Fishnets and fingerless gloves at a Pittsburgh casting call as Michael Chabon’s first novel heads to the screen
On the 12th floor of a once-grand Pittsburgh skyscraper, a staticky radio plays A Flock of Seagulls. Five women, including me, are wearing fishnets; one has a side ponytail. It’s not 1983, but we’re all trying to look as if it is. We’re at the open casting call for the film version of Michael Chabon’s debut, The Mysteries of Pittsburgh, a coming-of-age novel about college grad Art Bechstein and his new best friends: Gatsby-like, openly gay Arthur, flaky girly-girl Phlox, and danger-seeking wildman Cleveland.
Peter Sarsgaard will play Cleveland, which I’m excited about—not that I’ll have any contact with him. There’s no chance producers will spot me, gasp and cry, “That look! We must give you a screen test!” This casting call is for those who aspire to become, as they put it, “background.” This is where they cobble together the bodies that will provide visual texture in the film, like people sitting at distant tables in a restaurant.
Ever since I decided to move here for grad school this spring, people had been telling me I had to read The Mysteries of Pittsburgh—which I did, finally, last week. It seemed serendipitous that it would begin filming in town shortly after I got here; fateful, even, that the film was looking for extras for a “punk club scene” and my hair is pure fire-engine red. Plus I’m a bit homesick for Los Angeles, and figured being around a film crew might feel comfortingly familiar. For this mishmash of reasons, I happily caked on the eyeliner.
There are, from what I can tell, three types of people striving for this extra gig:
1. The idle. A handful of senior citizens who demonstrate no understanding of the casting process, if not general befuddlement, but what the heck, they’ve got time on their hands. And a middle-aged woman sporting a could-be-from-any-decade outfit that’s distinguished by its lack of waist and yards of fabric, crows about how exciting unemployment is—yesterday she passed the first audition to be on Who Wants to be a Millionaire? and now this!
2. People who’ve held onto those 80s fashions all these years and are just dying for a chance to wear their slouchy red suede boots and fingerless lace gloves again. Why, exactly, some of these things never got thrown out is another mystery of Pittsburgh.
3. Genuine actors. The side-ponytail girl makes a point of greeting the casting agent. A pretty blonde Pitt student has her 8×10 headshot in hand. A Mama Rose-style stagemother hustles her two crimped-haired preteen daughters up to the registration table. They know the drill.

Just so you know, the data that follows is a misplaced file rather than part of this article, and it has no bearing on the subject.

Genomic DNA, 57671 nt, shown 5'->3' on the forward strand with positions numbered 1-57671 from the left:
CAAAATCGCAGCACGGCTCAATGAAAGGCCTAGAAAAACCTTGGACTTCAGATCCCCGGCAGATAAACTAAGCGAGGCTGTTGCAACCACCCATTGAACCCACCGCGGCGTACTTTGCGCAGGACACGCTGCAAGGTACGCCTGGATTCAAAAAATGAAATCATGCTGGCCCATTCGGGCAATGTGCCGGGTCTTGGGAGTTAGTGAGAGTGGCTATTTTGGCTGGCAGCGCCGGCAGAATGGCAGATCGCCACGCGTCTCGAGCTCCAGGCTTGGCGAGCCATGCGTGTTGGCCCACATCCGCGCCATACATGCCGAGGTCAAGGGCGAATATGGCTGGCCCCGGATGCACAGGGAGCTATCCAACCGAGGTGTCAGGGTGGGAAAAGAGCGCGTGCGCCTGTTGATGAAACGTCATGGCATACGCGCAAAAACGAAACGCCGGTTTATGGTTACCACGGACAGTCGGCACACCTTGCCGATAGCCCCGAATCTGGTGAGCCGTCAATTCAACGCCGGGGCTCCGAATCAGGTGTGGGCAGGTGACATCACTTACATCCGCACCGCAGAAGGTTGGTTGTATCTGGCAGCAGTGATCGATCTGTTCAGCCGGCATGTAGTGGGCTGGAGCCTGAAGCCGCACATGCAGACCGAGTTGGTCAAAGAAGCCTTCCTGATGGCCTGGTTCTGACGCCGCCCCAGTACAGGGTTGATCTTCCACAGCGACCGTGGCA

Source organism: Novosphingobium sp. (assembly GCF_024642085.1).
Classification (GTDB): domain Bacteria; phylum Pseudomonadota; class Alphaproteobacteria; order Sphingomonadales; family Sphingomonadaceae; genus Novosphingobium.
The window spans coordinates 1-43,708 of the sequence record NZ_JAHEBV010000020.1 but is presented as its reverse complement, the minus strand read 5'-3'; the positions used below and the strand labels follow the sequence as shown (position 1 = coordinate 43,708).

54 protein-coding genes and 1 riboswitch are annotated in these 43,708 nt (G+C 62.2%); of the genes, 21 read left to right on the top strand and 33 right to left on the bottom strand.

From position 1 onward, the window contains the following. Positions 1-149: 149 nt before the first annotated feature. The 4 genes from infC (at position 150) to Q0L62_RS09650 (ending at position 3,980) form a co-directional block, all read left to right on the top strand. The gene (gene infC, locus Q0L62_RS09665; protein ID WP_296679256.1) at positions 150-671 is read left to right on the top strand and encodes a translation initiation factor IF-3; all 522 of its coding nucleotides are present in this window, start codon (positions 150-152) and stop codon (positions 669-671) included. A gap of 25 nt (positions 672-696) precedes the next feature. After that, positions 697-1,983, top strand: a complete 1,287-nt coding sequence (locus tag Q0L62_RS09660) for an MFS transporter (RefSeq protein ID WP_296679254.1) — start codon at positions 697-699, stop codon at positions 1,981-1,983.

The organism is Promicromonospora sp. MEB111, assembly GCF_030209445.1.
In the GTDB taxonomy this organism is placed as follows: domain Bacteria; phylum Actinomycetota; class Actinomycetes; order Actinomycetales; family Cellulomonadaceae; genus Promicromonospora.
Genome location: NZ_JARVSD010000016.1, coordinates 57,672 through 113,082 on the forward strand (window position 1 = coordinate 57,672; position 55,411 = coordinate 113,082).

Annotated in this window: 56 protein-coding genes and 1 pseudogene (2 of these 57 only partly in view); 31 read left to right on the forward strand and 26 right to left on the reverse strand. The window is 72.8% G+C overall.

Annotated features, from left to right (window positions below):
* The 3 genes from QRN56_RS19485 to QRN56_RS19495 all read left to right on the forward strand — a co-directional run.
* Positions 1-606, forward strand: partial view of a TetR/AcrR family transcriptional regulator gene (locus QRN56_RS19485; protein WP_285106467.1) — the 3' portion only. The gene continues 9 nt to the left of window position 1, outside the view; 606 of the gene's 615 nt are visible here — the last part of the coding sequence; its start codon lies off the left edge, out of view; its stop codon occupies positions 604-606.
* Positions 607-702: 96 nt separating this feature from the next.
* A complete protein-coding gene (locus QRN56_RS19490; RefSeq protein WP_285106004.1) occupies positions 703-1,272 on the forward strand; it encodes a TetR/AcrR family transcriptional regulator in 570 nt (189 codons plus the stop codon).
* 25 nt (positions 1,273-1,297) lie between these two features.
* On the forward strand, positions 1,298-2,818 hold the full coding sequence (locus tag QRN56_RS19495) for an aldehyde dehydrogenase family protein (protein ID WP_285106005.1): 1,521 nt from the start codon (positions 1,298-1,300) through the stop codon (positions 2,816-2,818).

What’s missing (myself excepted) are the bookish types who’ve actually read the novel. I was kind of hoping we’d sit around jawing about the mysteries of the movie version of The Mysteries of Pittsburgh. Like…
– Why is it set in the 1980s? The book was written then, but nothing places the story specifically in that era. Is it because bisexuality comes up but AIDS doesn’t? Could it just be because 80s retro is hot?
– Would anyone besides me be saddened that fabulous Arthur won’t be in the movie at all? Would they know which “important parts of his character” will be “folded in” to Cleveland? Mysteries adapter/director Rawson Marshall Thurber (the auteur behind Dodgeball) isn’t spilling.
– Considering a crucial Seder scene in Chabon’s previous novel-turned-movie Wonder Boys never made it to the screen, will the fact that the protagonist’s dad in Mysteries is not only a mobster but a Jewish mobster get any play?
Maybe the people who might debate these questions will show up later. It’s still early; most students are wisely sleeping in.
Meanwhile, we wanna-be extras obediently fill out forms, get photographed and have our measurements checked by assistants who themselves have dressed up in 80s regalia for the occasion. “Are you really a size 42?” they ask the man in front of me, who shrugs as he clocks in at just 38. Me, I worry: My hair might be a perfect fit, but they want “college age”—and while I’m honestly and truly a graduate student, I’m not sure that my 30-something self will pass muster.
And what I realize is that I desperately want to make the cut. Sure, I’d like to be a blurry head in the back of a scene, but what I really want is to see from the inside out how this book becomes a movie. The adaptation doesn’t end when the screenplay is done: every person on set, every prop man and wardrobe assistant and grip is adding to what the story will be on screen. Will any of the cast and crew care about Chabon’s novel, or will they all just be doing their jobs lighting and pushing the dolly and pretending to eat on cue?
Whether I get to see for myself is uncertain. As they told me at the casting session, We’ll be in touch.